I can’t find it in me to use semi-colons. I know they’re useful, in theory. But since when has effective writing been about theory?
With my thirteenth book about to appear, I can honestly say I have rarely felt the need for that little key just to the right of the L.
Yes, I see you at the back, waving your arm in the air and bursting to tell me that General Practice Cases at a Glance is full of them. But I didn’t put them there. Or, as the copy-editor would have expressed it, “I know; I did not, however, put them there.” They crept in, aided and abetted by someone who knows more than I do about proper punctuation.
Here’s what the University of Oxford Style Guide says:
Each could stand alone as a grammatically complete sentence? Then take off those trainer wheels and let it.
A fellow author and I were discussing punctuation recently. We’d already exhausted the usual writerly topics such as our word count for the day, and which wine bar was nearest. I think I rashly mentioned semi-colons. Her own editor, like many others, has a fondness for these little squiggles. So, when I admitted to my friend that I try to avoid them at all costs, she asked, “What do you use instead? Colons?”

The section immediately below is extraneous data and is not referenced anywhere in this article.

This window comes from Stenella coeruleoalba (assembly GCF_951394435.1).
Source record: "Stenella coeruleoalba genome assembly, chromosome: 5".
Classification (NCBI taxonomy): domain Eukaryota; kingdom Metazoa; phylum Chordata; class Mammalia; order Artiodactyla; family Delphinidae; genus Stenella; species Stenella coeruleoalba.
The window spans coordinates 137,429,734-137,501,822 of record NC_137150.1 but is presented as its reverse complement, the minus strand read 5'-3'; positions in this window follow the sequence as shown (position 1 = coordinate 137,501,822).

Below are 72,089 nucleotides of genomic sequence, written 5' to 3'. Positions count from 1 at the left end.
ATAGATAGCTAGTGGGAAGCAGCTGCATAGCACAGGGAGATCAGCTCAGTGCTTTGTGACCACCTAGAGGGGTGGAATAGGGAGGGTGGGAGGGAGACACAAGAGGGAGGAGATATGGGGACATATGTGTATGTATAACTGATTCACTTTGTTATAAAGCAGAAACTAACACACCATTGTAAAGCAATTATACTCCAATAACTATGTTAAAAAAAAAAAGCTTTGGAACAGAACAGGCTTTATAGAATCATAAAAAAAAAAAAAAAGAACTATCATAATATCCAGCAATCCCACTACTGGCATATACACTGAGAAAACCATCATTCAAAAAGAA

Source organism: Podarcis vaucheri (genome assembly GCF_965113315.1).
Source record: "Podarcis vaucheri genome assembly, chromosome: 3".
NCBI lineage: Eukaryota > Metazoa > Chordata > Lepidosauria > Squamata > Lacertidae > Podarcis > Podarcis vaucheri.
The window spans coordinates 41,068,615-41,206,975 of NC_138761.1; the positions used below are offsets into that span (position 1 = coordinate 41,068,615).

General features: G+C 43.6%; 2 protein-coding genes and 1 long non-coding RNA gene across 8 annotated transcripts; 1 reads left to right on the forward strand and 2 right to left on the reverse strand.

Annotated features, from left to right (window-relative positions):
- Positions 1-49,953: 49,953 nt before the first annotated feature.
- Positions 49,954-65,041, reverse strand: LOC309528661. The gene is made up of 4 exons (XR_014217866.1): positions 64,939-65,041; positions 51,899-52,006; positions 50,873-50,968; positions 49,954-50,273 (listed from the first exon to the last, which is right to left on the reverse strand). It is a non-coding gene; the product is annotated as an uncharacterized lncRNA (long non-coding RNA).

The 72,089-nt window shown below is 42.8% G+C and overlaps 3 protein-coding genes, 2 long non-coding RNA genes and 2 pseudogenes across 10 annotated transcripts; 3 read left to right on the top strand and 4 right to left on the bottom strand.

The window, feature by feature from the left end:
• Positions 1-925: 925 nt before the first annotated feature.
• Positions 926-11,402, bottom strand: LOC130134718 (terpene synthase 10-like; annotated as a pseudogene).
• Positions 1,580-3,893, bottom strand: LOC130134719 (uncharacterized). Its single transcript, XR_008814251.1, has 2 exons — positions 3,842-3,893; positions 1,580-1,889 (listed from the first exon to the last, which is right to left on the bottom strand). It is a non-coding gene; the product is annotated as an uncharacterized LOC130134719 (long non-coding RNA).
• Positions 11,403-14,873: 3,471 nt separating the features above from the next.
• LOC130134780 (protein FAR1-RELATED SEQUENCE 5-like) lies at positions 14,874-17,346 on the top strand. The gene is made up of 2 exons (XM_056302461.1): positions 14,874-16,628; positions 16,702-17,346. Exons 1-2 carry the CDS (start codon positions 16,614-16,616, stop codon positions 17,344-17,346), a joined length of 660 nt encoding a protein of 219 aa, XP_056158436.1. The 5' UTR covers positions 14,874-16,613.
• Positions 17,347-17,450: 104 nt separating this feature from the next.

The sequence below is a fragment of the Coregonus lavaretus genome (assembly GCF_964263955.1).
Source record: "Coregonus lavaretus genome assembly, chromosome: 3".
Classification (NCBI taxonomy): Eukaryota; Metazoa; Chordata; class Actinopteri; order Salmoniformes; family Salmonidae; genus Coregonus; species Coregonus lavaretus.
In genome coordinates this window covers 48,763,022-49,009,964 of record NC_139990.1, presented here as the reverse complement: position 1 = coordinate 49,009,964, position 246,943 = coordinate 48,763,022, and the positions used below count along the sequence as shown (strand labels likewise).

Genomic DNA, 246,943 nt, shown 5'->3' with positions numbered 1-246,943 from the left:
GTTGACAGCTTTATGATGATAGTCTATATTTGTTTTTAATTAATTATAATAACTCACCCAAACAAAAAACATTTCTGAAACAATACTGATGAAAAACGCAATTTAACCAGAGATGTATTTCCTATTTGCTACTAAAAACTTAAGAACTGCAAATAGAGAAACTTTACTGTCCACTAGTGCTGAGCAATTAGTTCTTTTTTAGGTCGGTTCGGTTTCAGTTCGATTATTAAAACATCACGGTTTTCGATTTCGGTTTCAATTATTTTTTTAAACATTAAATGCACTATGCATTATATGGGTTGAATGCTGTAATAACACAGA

I nearly dropped my glass of Merlot. I use full stops. Period.
I reckon that, over the years, avoiding semi-colons has saved me huge amounts of ink. The claim may be a bit infantile, rather like the school friend who once calculated that bikini briefs saved her several minutes a week, as compared with wearing full knickers. But she made us laugh.
Why use a punctuation mark that can’t decide if it’s a comma or a full stop? It’s a tasteless hybrid. Unlike mules and hybrid vehicles, however, this one breeds. Give a couple of them house room in your manuscript and you’ll soon have them on every page.
Militant semi-colon enthusiasts can get carried away, so I’m reaching for my flak jacket to say I’ve got very few uses for semi-colons. Here’s one.
Project Semicolon is another. It’s based on the premise that a semi-colon is used when an author could have ended a sentence but chose not to. As Project Semicolon says, “You are the author and the sentence is your life.”
It’s a global non-profit movement for those who are struggling with mental illness, suicide, addiction and self-injury. You may well have seen semi-colon tattoos, which echo the theme.
There are many moving testimonies on the Project Semicolon blog. Just don’t get too hung up about the grammar.
At long last, Hampstead Fever breaks out on Thursday. And the cover’s pretty.
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